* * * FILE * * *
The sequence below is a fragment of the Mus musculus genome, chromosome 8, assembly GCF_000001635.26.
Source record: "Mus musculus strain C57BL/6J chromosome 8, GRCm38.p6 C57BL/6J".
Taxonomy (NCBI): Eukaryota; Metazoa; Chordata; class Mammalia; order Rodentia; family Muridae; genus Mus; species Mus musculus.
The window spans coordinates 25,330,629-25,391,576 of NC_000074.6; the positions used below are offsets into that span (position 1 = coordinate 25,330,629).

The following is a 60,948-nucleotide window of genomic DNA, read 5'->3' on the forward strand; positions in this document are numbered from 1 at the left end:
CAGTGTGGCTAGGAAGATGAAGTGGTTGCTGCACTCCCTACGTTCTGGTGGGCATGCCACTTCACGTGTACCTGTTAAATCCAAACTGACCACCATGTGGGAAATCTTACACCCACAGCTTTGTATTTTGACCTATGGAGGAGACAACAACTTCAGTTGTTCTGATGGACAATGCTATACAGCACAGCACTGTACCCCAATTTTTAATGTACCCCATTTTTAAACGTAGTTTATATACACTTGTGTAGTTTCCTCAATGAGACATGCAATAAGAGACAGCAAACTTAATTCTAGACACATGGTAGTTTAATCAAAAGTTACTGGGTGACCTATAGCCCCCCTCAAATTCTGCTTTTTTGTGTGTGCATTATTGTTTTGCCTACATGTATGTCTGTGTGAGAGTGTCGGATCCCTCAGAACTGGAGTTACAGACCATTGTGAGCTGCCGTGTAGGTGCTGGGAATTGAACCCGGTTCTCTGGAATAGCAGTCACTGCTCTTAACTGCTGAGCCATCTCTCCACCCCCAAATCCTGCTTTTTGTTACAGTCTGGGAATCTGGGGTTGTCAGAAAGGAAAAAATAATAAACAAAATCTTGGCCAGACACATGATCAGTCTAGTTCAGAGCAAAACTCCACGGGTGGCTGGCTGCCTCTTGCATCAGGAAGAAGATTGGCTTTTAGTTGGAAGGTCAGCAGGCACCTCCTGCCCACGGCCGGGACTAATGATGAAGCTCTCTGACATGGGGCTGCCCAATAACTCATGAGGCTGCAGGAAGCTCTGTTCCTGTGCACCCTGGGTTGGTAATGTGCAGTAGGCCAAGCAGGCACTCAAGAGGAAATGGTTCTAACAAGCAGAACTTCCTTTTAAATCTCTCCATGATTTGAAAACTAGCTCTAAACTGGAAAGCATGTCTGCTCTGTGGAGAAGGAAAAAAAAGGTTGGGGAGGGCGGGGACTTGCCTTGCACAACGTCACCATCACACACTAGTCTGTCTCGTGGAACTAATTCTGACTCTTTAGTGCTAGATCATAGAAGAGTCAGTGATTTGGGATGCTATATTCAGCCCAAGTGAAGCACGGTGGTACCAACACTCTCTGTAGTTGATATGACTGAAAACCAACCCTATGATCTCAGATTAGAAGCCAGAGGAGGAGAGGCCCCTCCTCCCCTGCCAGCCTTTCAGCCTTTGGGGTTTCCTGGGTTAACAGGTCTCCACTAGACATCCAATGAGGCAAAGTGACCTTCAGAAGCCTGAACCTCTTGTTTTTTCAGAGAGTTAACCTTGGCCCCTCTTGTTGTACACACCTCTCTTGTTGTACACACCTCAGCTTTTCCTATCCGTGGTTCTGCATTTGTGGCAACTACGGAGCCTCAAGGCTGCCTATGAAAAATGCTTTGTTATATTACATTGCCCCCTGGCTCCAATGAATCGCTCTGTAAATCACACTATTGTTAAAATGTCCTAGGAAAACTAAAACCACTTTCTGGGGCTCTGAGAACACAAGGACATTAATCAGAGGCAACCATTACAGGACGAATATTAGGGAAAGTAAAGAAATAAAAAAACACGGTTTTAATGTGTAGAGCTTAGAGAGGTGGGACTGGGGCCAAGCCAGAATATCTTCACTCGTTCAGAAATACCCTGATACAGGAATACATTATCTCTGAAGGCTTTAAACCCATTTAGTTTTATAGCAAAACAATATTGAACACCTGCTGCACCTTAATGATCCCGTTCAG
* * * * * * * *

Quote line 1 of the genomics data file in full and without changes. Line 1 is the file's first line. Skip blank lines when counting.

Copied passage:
The sequence below is a fragment of the Mus musculus genome, chromosome 8, assembly GCF_000001635.26.